Springs will be the star of a garden tour on Saturday to raise money for the Animal Rescue Fund of the Hamptons, with five stops in the hamlet, not to mention a tour of the Judith and Gerson Leiber Museum, and then a wine-tasting and house and garden tour, also in Springs, to cap off the event.
The one exception is Suki and Michael Novogratz’s 5-acre property in Amagansett, part of the original Devon Colony and with the classic old house that retains its allure. The sprawling, sloping and grassy grounds are the arena for the couple’s annual “’Gansett Games,” during which more than 100 family members get together to play—in the pool and on a slippy-slide, in a playhouse stocked with games and a bobblehead collection, in a batting cage, at a playground complete with water fountains, and on a trampoline and tennis, volleyball, tetherball and basketball courts—the last of which bears the school colors of Princeton, the Novogratzes’ alma mater, and an “N” for Novogratz on the playing surface.
Jane Lappin of Wainscott Farms designed the low-maintenance and deer-resistant landscape, which also features pretty walkways and a cedar alee, a music garden, vegetable garden, a formal garden off the back terrace, perennial beds, fun outdoor pieces like a poolside chair made of old-fashioned water skis, a driftwood-like bench from Indonesia and, appropriate for the tour, red French bulldog sculptures.
“This is just a very beautiful piece of property developed for the family,” Ms. Lappin, herself a dog rescuer, said during a pre-tour viewing of the Novogratz property last week.
Back in Springs, one stop will be Willow Hill, which ARF describes as a relatively undisturbed property occupied by generations of Millers and Talmages, beginning in the mid-18th century. Owned today by Peter Bickford and Greg McCarthy, it contains both the original house and an 1860 barn moved from Canada that serves as a guest house. The gardens are devoted primarily to traditional garden plants, including a lilac variety that came to North America with the early colonists. Deer-resistant plants such as ornamental grasses, nepeta, wisteria, holly and salvia were added in recent years.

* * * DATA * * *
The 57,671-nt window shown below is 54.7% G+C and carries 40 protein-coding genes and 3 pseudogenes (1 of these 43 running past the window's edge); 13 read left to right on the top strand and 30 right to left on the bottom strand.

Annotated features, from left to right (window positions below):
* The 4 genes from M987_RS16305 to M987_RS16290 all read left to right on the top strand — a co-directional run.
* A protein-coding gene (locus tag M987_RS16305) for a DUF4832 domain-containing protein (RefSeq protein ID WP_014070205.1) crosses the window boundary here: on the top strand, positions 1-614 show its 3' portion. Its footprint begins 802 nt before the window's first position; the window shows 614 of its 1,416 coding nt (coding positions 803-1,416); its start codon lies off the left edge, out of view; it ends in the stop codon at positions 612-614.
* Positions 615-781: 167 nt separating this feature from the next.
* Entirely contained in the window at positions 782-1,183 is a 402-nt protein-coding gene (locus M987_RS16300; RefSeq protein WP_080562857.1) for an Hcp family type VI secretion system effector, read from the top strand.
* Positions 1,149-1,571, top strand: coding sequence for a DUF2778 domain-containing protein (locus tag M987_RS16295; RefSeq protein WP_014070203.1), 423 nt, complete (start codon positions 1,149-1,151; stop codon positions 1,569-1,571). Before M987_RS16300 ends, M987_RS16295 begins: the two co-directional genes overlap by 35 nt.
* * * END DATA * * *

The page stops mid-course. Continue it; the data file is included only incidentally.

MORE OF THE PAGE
While Willow Hill is bordered by wetlands, meadows and a tiny old cemetery, the personal garden of landscape designer Deborah Nevins, which is opening for a public tour for the first time, lies near untouched woodlands, forming what the tour map describes as a contrast between nature and art. Unusual flowers, shrubs and trees overlay a structure created by hedges and trees, including large native ones that dictated where the house and landscape were placed.
Like the Nevins garden, the garden of Annachiara Danieli is on 2 acres, in this case land “transformed from jungle to paradise in 2007.” The landscape architects Oehme, van Sweden opened it up with grasses and perennials and by taming back cedar trees. In addition to an 18th century farmhouse and a 60-foot pool surrounded by plantings, the property contains an arbor, terraces, a shaded greensward and a dining patio “nestled amid anise hyssop, mountain mint and switchgrass.”
Pamela Bicket and Zachary Cohen’s formal garden is said to emphasize pattern and texture with evergreens as well as ornamental trees, shrubs and perennials. The rest of the 6.2-acre property focuses on transitions from lawn to meadow, lawn to woodland, and meadow to woodland. Trees such as hornbeams, tupelos, cryptomeria, fernleaf beeches and Lebanese cedar have been planted near the house, where refreshments will be served the day of the tour, which can be taken in any order.
Like the Bicket-Cohen property, that of another nationally recognized landscape designer, Edwina von Gal, was planted with an eye on keeping deer at bay, in this case as well as on low maintenance and steering clear of toxic chemicals. Designed by Hamilton Smith, the modernist house sits on a salt marsh with views of Accabonac Harbor and a progression of elements including a restored meadow transitioning into trees and lawn, a cottage terrace filled with pots of sedums, a forest under restoration, a vegetable and flower garden, a pear orchard, and a border of flowering herbs. Log walls and haystacks provide structure, screening and interest, according to ARF.
The Leiber museum contains the work of Judith Leiber, a world-renowned designer of handbags, and her husband, Gerson Leiber, a major modernist painter. A retrospective of their work is currently on exhibit at the museum, which also has a garden of its own.
The self-guided tour takes place from noon to 4 p.m., at which time a reception will start (ending at 6) at the Springs home of Marshall Watson and Paul Sparks. An interior designer and columnist for The Press, Mr. Watson was said to be inspired by local Greek revival vernacular with Federalist details and plantation architecture in the choices for the home, with casual elegance inside, including antiques and furnishings from his collections.
Outdoors, the property contains a walled garden surrounding a reflecting pool and fountains, with jasmine, gardenias, camellias and clematis, as well as a seaside garden said to have been “humbled,” like its owner, by deer, Hurricane Sandy and clay soil.
Mr. Watson’s brother, a vintner, will oversee a tasting of wines from the family’s Joullian Vineyards, and there will be local cheese and produce to sample as well.
Tickets, which cost $85, or $175 to include the reception, can be purchased at www.arfhamptons.org or by calling (631) 537-0400, extension 219.